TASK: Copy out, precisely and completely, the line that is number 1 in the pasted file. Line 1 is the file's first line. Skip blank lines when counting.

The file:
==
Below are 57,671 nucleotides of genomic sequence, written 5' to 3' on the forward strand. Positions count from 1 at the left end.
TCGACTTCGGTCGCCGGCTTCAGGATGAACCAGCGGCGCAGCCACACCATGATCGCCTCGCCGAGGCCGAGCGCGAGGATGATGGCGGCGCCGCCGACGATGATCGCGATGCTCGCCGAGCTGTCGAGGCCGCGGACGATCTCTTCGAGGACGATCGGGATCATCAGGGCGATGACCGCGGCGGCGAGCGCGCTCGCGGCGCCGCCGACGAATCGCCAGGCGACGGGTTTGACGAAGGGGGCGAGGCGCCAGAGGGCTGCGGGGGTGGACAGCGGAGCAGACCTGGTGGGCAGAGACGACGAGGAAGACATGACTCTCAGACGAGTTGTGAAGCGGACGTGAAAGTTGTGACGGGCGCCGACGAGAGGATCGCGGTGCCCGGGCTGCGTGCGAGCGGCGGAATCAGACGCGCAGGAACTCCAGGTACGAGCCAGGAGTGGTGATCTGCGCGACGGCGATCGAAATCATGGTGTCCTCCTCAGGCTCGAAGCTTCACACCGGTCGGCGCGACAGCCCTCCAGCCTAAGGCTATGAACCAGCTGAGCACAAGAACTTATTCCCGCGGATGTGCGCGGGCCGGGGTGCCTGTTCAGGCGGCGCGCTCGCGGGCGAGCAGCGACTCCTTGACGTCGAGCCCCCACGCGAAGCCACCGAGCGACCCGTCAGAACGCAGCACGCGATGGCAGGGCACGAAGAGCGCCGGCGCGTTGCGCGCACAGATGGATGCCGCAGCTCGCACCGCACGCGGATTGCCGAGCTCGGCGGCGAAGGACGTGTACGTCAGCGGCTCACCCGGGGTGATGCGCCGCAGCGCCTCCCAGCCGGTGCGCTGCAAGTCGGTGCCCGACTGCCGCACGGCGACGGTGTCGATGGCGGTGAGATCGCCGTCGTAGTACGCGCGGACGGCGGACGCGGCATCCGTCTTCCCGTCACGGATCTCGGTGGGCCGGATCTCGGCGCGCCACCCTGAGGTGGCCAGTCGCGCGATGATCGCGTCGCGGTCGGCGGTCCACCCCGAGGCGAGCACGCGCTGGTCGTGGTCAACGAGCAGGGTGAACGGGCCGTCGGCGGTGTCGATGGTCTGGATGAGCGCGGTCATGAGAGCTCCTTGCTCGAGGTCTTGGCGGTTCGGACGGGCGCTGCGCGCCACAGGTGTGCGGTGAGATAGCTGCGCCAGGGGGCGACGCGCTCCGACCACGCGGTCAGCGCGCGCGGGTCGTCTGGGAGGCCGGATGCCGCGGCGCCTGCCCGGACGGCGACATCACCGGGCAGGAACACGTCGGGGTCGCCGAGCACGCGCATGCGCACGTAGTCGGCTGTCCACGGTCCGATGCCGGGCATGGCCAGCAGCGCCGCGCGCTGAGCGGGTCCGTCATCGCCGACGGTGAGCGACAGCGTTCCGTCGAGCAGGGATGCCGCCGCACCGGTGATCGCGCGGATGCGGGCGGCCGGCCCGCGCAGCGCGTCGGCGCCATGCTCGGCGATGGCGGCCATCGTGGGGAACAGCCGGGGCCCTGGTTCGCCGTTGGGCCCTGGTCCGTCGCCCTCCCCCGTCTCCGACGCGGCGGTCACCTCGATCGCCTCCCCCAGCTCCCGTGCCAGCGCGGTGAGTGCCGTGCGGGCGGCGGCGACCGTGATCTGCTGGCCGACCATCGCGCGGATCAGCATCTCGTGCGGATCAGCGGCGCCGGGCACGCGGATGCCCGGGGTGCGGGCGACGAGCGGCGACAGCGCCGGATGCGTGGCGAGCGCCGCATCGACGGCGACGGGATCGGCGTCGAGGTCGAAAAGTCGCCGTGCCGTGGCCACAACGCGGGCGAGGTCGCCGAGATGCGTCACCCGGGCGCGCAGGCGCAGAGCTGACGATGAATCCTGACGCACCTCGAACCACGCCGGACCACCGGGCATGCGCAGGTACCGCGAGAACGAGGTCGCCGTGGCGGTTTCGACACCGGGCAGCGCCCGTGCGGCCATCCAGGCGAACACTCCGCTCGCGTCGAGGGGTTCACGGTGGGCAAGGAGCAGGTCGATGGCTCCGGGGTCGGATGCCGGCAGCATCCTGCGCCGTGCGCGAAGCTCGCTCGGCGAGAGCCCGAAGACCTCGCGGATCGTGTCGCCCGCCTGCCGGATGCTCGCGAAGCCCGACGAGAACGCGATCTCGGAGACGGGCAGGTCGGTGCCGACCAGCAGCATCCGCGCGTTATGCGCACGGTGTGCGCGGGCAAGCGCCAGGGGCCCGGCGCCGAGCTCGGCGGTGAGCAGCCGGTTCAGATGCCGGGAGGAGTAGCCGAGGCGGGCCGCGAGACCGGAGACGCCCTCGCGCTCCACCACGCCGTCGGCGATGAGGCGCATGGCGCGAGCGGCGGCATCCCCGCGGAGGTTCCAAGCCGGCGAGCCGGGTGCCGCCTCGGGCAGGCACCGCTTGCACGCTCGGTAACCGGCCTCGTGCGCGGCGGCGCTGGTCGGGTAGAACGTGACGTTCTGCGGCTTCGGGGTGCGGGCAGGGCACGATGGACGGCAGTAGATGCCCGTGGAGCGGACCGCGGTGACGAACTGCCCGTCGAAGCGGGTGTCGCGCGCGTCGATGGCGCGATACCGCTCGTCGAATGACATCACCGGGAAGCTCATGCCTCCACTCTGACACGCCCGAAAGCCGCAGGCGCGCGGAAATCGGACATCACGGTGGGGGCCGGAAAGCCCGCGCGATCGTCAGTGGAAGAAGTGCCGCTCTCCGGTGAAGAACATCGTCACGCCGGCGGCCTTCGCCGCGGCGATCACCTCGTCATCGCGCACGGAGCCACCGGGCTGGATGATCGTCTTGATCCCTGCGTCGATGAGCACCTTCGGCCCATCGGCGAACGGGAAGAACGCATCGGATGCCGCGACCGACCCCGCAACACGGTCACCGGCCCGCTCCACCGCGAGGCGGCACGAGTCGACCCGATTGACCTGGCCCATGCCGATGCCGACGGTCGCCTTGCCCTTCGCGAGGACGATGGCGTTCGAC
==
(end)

Below are 57,671 nucleotides of genomic sequence, written 5' to 3' on the forward strand. Positions count from 1 at the left end.